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When OAB causes leakage, many people turn to products such as pads and disposable undergarments. Incontinence products can help lessen the immediate impact of symptoms but are not a solution to overactive bladder. In most cases, OAB will not go away on its own and most treatments improve symptoms gradually over time. So, you'll need a long-term game plan.
There are three main treatment options:
- Behavioral techniques. This approach involves training yourself and your body to gain control over your overactive bladder by changing your actions or habits. These methods include keeping a bladder diary, bladder training, Kegel exercises to strengthen the pelvic muscles, and biofeedback, which increases the mind's control over bodily functions and is sometimes used as part of Kegel training.
Behavioral techniques are usually the first line of treatment for OAB. They are very effective, pose little or no risks and are inexpensive. However, behavioral techniques take practice and time. It may take weeks or months to see improvement so staying motivated is crucial for success.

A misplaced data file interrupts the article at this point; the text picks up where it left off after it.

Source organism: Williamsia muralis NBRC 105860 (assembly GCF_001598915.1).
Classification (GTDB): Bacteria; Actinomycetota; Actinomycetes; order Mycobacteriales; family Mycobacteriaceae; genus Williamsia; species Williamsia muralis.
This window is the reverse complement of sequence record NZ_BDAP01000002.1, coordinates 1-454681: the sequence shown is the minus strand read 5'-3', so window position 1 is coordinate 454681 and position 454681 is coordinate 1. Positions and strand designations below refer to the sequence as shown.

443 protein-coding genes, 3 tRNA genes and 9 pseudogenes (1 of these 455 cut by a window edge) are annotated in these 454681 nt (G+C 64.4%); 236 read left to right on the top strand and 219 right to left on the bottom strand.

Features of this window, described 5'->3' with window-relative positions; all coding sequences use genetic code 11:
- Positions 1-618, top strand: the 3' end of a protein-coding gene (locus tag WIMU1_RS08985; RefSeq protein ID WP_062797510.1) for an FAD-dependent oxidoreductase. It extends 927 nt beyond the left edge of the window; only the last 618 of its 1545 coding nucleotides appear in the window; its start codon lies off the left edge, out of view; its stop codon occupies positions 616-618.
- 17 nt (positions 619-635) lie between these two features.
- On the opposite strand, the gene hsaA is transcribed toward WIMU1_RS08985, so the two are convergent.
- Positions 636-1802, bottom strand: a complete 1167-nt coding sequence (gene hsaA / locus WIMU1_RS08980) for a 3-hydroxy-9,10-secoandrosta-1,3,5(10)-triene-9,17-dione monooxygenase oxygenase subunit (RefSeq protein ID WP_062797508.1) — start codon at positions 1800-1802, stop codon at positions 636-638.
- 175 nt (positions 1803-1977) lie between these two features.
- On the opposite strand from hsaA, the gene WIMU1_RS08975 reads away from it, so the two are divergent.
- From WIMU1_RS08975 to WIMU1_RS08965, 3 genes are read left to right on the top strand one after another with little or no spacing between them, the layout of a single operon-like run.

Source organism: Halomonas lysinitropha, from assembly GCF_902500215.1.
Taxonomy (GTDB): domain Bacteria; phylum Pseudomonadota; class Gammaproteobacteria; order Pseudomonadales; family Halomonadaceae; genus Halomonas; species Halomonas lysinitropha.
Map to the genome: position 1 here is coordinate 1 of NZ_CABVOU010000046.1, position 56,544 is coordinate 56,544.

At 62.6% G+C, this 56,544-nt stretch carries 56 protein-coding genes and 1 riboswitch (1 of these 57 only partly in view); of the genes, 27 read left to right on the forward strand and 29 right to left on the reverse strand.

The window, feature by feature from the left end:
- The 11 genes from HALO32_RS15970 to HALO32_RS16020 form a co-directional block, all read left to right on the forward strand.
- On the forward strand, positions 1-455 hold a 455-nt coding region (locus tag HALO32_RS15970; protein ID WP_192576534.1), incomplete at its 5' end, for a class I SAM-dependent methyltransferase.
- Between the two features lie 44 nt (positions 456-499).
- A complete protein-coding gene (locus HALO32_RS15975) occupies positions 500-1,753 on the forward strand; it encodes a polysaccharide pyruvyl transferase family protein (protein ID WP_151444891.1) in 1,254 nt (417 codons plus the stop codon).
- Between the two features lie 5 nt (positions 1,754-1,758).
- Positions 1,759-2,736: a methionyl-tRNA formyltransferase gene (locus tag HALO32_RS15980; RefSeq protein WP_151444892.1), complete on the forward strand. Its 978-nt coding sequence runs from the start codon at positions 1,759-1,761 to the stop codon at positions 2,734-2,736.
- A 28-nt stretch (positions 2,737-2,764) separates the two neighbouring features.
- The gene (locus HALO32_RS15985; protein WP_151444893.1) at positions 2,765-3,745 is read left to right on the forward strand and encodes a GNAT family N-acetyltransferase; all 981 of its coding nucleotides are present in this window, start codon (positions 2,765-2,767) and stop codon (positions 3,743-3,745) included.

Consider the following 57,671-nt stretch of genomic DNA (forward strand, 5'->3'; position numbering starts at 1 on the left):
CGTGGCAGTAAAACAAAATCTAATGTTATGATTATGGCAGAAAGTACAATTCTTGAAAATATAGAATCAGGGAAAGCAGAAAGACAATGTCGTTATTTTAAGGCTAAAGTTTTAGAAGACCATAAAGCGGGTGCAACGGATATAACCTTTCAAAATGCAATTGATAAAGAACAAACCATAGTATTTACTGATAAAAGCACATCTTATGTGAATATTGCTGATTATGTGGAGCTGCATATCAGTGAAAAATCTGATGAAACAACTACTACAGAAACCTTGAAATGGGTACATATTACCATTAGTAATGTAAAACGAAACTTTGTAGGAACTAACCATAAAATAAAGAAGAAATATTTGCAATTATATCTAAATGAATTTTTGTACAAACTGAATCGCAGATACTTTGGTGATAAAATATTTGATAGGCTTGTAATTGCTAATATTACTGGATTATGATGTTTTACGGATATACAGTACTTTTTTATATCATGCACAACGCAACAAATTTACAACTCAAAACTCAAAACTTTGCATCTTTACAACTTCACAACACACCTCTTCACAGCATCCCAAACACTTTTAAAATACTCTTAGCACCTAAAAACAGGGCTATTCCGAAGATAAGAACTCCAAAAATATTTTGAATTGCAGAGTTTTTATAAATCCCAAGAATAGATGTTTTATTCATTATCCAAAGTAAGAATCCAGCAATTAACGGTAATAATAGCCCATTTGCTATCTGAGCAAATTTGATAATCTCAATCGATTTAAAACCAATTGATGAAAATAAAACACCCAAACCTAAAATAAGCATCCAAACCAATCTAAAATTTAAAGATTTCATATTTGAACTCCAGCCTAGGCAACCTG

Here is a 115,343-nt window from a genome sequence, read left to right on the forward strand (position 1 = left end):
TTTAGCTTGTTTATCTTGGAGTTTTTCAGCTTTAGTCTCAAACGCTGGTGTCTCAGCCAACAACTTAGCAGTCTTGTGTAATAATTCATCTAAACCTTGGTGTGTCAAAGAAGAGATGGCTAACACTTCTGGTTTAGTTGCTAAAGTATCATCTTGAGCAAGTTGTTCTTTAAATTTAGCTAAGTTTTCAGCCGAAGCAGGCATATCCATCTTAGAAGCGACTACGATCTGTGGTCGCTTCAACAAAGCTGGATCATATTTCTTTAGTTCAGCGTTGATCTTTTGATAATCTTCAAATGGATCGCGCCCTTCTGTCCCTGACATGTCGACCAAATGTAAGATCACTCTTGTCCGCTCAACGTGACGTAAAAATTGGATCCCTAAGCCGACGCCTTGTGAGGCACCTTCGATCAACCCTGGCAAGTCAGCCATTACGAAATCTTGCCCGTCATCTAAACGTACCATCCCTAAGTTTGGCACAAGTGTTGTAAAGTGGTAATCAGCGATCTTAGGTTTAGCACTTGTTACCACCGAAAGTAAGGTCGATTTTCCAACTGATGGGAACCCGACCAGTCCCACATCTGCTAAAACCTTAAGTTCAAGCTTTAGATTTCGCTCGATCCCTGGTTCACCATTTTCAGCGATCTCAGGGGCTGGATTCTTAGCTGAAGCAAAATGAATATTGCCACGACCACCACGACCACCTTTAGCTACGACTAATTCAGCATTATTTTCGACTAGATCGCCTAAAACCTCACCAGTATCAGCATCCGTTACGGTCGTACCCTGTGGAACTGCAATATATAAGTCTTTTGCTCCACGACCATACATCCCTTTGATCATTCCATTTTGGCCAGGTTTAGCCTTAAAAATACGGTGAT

- Medications. Anticholinergics, the primary group of drugs used for overactive bladder, relax the bladder muscles and prevent spasms. Your doctor may prescribe other kinds of drugs as well, including, for some women, hormone replacement therapy. There are also drugs that treat conditions that lead to OAB, including obesity and prostate enlargement.
The risks associated with medications for overactive bladder vary by the drug and patient, but are generally much lower than procedures or surgeries.
- Procedures. These are usually reserved for severe cases of overactive bladder that do not respond to other treatments. Behavioral treatment and/or medications work for most people and surgeries and procedures carry additional risks.
Electrical nerve stimulation is sometimes used to treat the hyperactive nerves that cause bladder symptoms. There is also surgery to reconstruct the bladder. For women, a device called a pessary may be considered. This latex ring is inserted into the vagina by a doctor to put pressure on the urethra and reduce leakage.
Check with your doctor about your options. Each one has its advantages and disadvantages, and individuals respond differently to treatments. Often a combination of treatments is prescribed.
It might take a while to find out what works best for you. In the meantime, take comfort in the fact that there are many medical treatments available for OAB.
Reviewed by: David O. Sussman, D.O., FACOS